The latest idea out of the G20, that of creating an international regulatory structure for the biggest international banks, sounds like progress but I doubt it will prove to be.
Some regulators took note of the dangers posed by globe-spanning financial behemoths prior to the crisis. The Bank of England, in its April 2007 Financial Stability Report, singled out 16 “large complex financial institutions” as having the potential to put the financial system at risk. It also noted smaller concerns could pose a threat by virtue of their position in key markets.
The list seems to have grown. Per the Financial Times:
The Financial Stability Board, the global body that implements the G20’s communiqués and which comprises senior international regulators, has been working on a list for more than a year. The banks on the original list were Goldman Sachs, JPMorgan Chase, Morgan Stanley, Bank of America Merrill Lynch and Citigroup of the US; Royal Bank of Canada; UK groups HSBC, Barclays, Royal Bank of Scotland and Standard Chartered; UBS and Credit Suisse of Switzerland; France’s Société Générale and BNP Paribas; Santander and BBVA from Spain; Japan’s Mizuho, Sumitomo Mitsui, Nomura and Mitsubishi UFJ; Italy’s UniCredit and Banca Intesa; Germany’s Deutsche Bank; and Dutch group ING. Legal experts said the likes of Mizuho, Sumitomo Mitsui and MUFJ could be removed from that list, leaving their oversight to local regulators.
Banca Intesa is on this list and not AIG? Admittedly, this list is construed to be that of banks, but if the Financial Stability Board takes its name seriously, the omission of AIG reveals the same sort of blinkered thinking that enabled the crisis.
The biggest problem with the idea of international oversight is that bankruptcy is still a national affair. Unless the international authority has the financial firepower either to bail out a faltering behemoth or provide it bridge financing while it is being wound down, an international body is likely to merely be a defacto nagger and coordinator of local regulators (financing is often important in the resolution process; the US authority in the S&L crisis, had to get an $50 billion authorization from Congress for working capital, and this was for a passel of little, individually easy to wind down institutions). Indeed, the Financial Times report indicates that most of the work will indeed remain in the hand of national regulators .We have a more passive version of that in Basel III, which are standards that are promulgated internationally but adopted and implemented by national banking regulators.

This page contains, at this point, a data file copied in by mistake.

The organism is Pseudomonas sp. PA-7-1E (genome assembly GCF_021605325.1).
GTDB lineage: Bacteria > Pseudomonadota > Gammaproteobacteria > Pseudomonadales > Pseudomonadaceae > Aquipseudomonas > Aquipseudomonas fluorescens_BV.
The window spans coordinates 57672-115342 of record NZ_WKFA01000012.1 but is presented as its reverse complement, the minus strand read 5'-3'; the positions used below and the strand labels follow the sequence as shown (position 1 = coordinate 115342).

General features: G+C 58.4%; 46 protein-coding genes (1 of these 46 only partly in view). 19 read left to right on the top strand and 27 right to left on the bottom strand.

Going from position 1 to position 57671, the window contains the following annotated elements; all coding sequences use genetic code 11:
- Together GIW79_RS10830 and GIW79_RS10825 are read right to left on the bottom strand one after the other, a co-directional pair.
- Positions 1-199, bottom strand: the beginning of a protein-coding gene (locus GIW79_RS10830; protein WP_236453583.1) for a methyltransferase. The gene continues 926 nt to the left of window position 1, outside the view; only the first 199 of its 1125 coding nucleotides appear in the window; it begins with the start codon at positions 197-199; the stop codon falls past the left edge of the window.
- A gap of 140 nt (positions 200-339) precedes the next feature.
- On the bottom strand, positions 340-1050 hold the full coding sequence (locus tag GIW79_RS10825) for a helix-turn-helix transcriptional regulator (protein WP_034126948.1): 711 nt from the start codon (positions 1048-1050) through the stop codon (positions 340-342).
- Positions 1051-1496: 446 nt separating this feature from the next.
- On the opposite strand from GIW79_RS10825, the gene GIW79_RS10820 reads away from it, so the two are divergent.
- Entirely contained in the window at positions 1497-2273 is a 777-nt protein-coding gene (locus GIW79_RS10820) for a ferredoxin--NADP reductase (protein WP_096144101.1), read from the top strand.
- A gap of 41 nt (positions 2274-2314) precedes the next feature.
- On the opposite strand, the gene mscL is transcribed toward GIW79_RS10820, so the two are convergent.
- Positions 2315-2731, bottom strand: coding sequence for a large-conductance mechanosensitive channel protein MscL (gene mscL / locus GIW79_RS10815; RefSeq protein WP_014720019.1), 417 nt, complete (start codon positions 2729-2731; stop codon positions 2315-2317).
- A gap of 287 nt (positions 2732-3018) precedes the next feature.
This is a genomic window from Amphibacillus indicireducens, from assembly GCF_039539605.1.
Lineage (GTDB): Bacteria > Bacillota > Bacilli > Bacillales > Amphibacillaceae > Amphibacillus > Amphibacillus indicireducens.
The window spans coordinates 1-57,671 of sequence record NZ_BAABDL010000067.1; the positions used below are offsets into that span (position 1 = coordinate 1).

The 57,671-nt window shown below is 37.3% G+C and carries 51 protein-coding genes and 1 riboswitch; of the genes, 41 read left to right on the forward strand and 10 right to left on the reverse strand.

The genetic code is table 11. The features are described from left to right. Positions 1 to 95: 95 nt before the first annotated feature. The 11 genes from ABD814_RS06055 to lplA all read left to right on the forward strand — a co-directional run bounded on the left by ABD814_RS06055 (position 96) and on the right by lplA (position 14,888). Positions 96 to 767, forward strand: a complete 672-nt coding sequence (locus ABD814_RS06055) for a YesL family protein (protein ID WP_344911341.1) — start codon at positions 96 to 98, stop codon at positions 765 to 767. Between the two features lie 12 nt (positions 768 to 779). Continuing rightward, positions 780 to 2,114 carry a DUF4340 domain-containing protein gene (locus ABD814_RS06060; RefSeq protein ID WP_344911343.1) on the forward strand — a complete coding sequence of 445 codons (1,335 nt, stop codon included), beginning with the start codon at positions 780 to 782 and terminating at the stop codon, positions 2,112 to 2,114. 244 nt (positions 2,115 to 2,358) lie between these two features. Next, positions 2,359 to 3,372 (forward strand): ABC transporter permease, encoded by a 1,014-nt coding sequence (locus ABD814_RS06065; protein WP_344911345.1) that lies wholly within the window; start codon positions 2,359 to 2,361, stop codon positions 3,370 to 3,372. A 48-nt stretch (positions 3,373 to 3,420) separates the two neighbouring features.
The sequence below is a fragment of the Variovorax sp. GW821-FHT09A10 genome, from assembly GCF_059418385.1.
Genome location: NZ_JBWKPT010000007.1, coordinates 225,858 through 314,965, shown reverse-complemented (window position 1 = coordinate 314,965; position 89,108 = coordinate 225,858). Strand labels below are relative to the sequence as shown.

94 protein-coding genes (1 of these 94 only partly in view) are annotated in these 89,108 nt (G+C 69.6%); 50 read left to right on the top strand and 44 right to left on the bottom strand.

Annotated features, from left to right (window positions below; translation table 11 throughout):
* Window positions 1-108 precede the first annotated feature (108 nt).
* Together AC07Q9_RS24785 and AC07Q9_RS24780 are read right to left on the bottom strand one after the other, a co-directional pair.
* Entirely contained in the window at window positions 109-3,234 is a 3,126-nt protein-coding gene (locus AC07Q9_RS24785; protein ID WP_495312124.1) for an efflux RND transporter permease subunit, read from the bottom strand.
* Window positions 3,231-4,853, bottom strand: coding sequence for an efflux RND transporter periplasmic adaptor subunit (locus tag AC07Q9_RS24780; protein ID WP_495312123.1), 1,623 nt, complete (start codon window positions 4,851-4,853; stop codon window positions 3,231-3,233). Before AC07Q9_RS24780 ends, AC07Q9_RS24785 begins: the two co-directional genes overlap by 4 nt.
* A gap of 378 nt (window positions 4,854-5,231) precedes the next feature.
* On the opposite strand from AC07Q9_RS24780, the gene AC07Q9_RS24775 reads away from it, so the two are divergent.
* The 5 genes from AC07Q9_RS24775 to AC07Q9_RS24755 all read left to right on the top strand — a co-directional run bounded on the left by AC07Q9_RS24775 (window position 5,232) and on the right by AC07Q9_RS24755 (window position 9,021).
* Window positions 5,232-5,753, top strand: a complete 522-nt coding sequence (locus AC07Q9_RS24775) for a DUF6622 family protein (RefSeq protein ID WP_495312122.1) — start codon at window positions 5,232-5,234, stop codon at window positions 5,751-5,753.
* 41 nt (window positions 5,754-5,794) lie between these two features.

The G20 also appears about to punt (under the cover of deferring) on one move that might have given an international authority a wee bit of clout, that of putting a surcharge on the activities of banks deemed to be systemically important. The idea of a charge is to provide disincentives against being so large, plus to help fund various remediation activities.